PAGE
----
At the center of each tooth is pulpal tissue, which is located in the inner chamber of the tooth containing the blood vessels, nerves and other tissues. Root canals are small passageways that spread out from the center of the tooth, that then course their way down into the root of the tooth until they finally reach the tip of the root. These pathways allow your nerves and blood vessels from the jaw to connect to the tooth providing nutrients and sensation to the pulp.
All of your teeth have somewhere between one and four root canals. Anterior teeth usually only have one canal, pre-molars may have one or two canals, and the posterior molars usually have three or four canals. However, the anatomy of the root canal system in each tooth can vary from person to person.
Many problems with teeth involve damage or trauma to the nerve/pulpal tissue in the center of the tooth. Tooth decay can lead to an infection that can ultimately spread to the pulp, and then travel down the root canals in your teeth and begin to affect the roots of the teeth and even the bone at the tip of the roots. Any traumatic injury to a tooth, or a crack or fracture in the tooth can also compromise the pulp tissue, leading to similar problems down the line. Pain and sensitivity are some of the first indications of a problem; a spreading infection can cause small pockets of pus or bacterial byproducts to develop at the tip of each root, leading to an abscess on the tooth.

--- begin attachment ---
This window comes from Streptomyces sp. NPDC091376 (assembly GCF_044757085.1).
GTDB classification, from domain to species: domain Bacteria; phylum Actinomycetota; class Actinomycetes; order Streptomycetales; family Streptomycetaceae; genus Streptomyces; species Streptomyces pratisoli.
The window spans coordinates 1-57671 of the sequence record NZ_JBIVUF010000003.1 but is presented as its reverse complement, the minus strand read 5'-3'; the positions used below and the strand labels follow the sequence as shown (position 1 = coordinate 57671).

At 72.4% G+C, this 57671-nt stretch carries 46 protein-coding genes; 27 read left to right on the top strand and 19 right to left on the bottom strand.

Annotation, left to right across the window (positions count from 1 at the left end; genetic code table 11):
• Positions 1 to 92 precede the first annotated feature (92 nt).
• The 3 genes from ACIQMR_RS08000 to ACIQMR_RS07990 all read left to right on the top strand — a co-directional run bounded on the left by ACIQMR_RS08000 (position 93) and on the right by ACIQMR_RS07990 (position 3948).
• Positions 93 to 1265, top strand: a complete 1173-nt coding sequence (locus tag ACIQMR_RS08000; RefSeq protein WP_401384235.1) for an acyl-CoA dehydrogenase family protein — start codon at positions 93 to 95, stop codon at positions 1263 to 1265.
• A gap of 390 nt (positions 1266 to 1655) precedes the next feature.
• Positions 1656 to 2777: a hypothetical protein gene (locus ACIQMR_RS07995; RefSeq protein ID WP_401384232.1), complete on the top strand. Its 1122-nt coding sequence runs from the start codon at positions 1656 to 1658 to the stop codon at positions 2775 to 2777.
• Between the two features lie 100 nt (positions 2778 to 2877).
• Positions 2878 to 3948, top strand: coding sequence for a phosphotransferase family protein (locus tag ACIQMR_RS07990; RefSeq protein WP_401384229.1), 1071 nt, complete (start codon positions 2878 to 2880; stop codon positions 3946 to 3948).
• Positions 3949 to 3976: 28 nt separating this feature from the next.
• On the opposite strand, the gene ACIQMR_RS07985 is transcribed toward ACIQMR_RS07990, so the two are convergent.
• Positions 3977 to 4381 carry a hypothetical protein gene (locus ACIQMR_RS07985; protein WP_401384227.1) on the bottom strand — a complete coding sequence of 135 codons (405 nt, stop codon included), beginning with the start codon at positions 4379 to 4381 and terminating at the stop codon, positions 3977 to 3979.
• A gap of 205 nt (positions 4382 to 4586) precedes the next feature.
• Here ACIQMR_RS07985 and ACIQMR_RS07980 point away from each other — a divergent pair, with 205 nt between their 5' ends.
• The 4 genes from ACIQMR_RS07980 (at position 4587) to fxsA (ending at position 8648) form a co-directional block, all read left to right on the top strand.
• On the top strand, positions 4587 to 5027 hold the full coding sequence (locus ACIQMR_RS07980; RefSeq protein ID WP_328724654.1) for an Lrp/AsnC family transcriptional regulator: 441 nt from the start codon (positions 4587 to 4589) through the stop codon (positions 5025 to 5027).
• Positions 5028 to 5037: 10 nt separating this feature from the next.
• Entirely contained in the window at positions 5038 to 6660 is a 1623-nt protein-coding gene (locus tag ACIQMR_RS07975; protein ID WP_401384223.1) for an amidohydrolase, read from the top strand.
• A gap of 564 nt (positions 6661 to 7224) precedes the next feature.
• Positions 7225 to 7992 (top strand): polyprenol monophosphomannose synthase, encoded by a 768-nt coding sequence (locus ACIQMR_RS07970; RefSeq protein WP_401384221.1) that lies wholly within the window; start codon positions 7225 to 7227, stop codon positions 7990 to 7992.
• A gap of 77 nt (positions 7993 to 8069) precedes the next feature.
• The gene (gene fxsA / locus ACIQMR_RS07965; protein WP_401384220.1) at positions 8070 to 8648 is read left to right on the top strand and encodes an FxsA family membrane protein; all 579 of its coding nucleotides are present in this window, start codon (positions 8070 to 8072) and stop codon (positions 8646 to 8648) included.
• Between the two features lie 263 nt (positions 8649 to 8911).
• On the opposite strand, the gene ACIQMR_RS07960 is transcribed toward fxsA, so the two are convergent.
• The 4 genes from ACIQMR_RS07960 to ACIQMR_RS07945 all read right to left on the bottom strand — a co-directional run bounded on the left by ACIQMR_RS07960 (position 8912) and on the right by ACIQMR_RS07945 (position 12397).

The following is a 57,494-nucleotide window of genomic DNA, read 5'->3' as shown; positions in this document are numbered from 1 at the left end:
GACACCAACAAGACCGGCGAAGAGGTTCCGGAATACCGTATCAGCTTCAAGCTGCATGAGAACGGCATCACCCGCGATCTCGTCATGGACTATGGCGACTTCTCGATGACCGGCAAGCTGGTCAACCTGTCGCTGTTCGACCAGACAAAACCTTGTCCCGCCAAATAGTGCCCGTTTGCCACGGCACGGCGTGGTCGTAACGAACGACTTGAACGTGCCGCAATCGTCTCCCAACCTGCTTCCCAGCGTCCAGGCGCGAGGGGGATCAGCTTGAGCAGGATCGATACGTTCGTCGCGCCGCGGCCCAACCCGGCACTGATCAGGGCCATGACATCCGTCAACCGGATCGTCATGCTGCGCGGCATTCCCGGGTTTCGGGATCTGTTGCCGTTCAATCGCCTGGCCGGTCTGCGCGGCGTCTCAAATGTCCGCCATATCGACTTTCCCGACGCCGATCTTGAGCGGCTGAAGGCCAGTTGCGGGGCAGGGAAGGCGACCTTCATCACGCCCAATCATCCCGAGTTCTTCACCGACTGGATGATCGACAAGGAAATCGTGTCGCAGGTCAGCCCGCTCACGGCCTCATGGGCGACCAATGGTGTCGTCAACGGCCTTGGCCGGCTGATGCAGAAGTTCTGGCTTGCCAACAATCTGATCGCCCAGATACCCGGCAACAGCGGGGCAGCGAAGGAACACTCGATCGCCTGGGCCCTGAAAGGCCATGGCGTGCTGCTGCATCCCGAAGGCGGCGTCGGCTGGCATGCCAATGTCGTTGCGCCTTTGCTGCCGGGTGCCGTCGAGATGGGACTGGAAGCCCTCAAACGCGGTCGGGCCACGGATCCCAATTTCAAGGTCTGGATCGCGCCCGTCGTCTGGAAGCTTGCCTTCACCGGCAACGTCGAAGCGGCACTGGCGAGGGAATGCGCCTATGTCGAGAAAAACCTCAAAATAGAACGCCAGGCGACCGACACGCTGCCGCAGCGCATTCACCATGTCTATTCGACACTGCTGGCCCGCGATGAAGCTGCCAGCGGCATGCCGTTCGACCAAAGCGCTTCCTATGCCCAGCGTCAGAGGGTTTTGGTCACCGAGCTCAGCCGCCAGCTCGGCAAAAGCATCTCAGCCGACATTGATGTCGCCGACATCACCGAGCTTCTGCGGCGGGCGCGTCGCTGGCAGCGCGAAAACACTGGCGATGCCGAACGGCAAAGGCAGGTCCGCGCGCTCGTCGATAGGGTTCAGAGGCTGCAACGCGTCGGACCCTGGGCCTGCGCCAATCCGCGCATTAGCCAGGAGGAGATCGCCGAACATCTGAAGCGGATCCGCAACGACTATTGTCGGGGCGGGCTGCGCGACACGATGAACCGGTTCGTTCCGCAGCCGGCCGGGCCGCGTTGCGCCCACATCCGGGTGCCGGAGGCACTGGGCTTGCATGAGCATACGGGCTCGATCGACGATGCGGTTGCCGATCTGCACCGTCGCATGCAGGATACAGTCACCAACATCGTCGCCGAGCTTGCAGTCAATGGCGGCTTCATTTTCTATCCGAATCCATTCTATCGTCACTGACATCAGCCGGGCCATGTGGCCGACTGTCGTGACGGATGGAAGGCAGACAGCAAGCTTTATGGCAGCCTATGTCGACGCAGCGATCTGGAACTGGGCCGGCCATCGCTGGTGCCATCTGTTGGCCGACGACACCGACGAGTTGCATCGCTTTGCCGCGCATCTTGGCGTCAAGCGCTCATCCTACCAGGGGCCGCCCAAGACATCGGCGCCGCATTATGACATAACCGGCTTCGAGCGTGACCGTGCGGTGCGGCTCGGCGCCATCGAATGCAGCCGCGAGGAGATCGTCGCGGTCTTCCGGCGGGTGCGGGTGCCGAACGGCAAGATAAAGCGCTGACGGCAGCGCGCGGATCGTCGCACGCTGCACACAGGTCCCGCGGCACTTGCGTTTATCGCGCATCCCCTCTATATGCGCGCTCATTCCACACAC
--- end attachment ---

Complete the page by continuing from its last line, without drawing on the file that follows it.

Root canal therapy is an innovative treatment with a very high rate of success. It involves removing the diseased pulpal tissue, which halts the spread of infection, blocking or plugging the canals from being re-infected in the future, and restoring the healthy portion of the tooth. Root canal therapy treatment is designed to save a problem tooth so that it can then be maintained in the mouth. Before this procedure was developed and gained acceptance in the dental field, the only alternative for treating this type of diseased tooth was an extraction.
The doctors at The Smile Zone perform root canal therapy treatment on most teeth, but sometimes it may be necessary to refer to a root canal specialist. Some teeth have especially calcified, curved, or obscure root canals. These are the kinds of teeth that our doctors would then refer to a root canal specialist for further examination. Root canal specialists often have microscopes for your teeth to help find small canals, and navigate through difficult canals.